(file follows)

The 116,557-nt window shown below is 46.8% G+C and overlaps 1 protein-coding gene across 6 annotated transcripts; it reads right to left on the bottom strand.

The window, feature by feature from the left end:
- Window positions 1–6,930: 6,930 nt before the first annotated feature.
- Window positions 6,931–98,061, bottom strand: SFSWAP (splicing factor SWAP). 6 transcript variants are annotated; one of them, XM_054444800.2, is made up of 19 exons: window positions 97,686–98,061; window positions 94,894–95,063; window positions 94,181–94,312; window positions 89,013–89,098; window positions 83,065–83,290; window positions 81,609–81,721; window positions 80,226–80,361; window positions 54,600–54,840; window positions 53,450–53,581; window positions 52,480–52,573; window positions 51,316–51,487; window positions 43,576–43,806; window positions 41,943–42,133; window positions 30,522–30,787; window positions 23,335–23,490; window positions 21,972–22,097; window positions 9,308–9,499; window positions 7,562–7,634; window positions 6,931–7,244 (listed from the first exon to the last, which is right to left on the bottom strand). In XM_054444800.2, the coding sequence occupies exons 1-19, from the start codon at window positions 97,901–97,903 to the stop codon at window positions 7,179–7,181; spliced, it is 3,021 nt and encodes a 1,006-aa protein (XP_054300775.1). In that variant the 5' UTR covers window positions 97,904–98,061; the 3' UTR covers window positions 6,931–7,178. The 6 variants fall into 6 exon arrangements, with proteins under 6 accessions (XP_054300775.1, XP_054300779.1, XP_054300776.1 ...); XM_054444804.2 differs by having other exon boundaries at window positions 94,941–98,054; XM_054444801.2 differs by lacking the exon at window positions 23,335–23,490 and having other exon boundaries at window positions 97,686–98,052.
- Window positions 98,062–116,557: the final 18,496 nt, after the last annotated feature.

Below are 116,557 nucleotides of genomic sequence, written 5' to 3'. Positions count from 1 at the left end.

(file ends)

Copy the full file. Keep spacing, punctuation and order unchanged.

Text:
The 116,557-nt window shown below is 46.8% G+C and overlaps 1 protein-coding gene across 6 annotated transcripts; it reads right to left on the bottom strand.

The window, feature by feature from the left end:
- Window positions 1–6,930: 6,930 nt before the first annotated feature.
- Window positions 6,931–98,061, bottom strand: SFSWAP (splicing factor SWAP). 6 transcript variants are annotated; one of them, XM_054444800.2, is made up of 19 exons: window positions 97,686–98,061; window positions 94,894–95,063; window positions 94,181–94,312; window positions 89,013–89,098; window positions 83,065–83,290; window positions 81,609–81,721; window positions 80,226–80,361; window positions 54,600–54,840; window positions 53,450–53,581; window positions 52,480–52,573; window positions 51,316–51,487; window positions 43,576–43,806; window positions 41,943–42,133; window positions 30,522–30,787; window positions 23,335–23,490; window positions 21,972–22,097; window positions 9,308–9,499; window positions 7,562–7,634; window positions 6,931–7,244 (listed from the first exon to the last, which is right to left on the bottom strand). In XM_054444800.2, the coding sequence occupies exons 1-19, from the start codon at window positions 97,901–97,903 to the stop codon at window positions 7,179–7,181; spliced, it is 3,021 nt and encodes a 1,006-aa protein (XP_054300775.1). In that variant the 5' UTR covers window positions 97,904–98,061; the 3' UTR covers window positions 6,931–7,178. The 6 variants fall into 6 exon arrangements, with proteins under 6 accessions (XP_054300775.1, XP_054300779.1, XP_054300776.1 ...); XM_054444804.2 differs by having other exon boundaries at window positions 94,941–98,054; XM_054444801.2 differs by lacking the exon at window positions 23,335–23,490 and having other exon boundaries at window positions 97,686–98,052.
- Window positions 98,062–116,557: the final 18,496 nt, after the last annotated feature.

Below are 116,557 nucleotides of genomic sequence, written 5' to 3'. Positions count from 1 at the left end.